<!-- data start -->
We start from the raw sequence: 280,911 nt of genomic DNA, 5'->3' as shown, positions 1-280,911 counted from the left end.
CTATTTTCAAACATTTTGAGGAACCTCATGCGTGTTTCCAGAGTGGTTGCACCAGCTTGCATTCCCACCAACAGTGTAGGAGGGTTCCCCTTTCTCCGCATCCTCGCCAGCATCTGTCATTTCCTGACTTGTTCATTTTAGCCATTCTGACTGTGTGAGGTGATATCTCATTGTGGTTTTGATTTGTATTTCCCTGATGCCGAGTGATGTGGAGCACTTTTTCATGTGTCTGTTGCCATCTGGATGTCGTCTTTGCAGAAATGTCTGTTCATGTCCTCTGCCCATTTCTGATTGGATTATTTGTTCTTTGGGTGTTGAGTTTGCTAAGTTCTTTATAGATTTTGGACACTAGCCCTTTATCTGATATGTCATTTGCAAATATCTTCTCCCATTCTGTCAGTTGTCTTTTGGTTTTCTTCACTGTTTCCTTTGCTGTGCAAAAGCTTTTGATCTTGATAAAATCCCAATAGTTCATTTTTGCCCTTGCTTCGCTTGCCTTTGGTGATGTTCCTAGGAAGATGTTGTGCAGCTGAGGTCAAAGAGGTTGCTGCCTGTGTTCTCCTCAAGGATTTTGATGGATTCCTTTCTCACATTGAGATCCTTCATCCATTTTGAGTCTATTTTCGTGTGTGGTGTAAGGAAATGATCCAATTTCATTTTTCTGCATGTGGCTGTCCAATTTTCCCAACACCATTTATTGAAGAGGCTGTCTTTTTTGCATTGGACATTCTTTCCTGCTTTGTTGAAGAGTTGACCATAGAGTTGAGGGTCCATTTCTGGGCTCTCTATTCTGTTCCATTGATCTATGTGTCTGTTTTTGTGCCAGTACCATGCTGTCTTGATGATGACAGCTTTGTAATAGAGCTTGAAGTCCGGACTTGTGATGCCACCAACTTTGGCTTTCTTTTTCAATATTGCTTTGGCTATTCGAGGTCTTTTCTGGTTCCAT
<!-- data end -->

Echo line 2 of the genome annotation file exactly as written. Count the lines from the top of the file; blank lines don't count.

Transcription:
CTATTTTCAAACATTTTGAGGAACCTCATGCGTGTTTCCAGAGTGGTTGCACCAGCTTGCATTCCCACCAACAGTGTAGGAGGGTTCCCCTTTCTCCGCATCCTCGCCAGCATCTGTCATTTCCTGACTTGTTCATTTTAGCCATTCTGACTGTGTGAGGTGATATCTCATTGTGGTTTTGATTTGTATTTCCCTGATGCCGAGTGATGTGGAGCACTTTTTCATGTGTCTGTTGCCATCTGGATGTCGTCTTTGCAGAAATGTCTGTTCATGTCCTCTGCCCATTTCTGATTGGATTATTTGTTCTTTGGGTGTTGAGTTTGCTAAGTTCTTTATAGATTTTGGACACTAGCCCTTTATCTGATATGTCATTTGCAAATATCTTCTCCCATTCTGTCAGTTGTCTTTTGGTTTTCTTCACTGTTTCCTTTGCTGTGCAAAAGCTTTTGATCTTGATAAAATCCCAATAGTTCATTTTTGCCCTTGCTTCGCTTGCCTTTGGTGATGTTCCTAGGAAGATGTTGTGCAGCTGAGGTCAAAGAGGTTGCTGCCTGTGTTCTCCTCAAGGATTTTGATGGATTCCTTTCTCACATTGAGATCCTTCATCCATTTTGAGTCTATTTTCGTGTGTGGTGTAAGGAAATGATCCAATTTCATTTTTCTGCATGTGGCTGTCCAATTTTCCCAACACCATTTATTGAAGAGGCTGTCTTTTTTGCATTGGACATTCTTTCCTGCTTTGTTGAAGAGTTGACCATAGAGTTGAGGGTCCATTTCTGGGCTCTCTATTCTGTTCCATTGATCTATGTGTCTGTTTTTGTGCCAGTACCATGCTGTCTTGATGATGACAGCTTTGTAATAGAGCTTGAAGTCCGGACTTGTGATGCCACCAACTTTGGCTTTCTTTTTCAATATTGCTTTGGCTATTCGAGGTCTTTTCTGGTTCCAT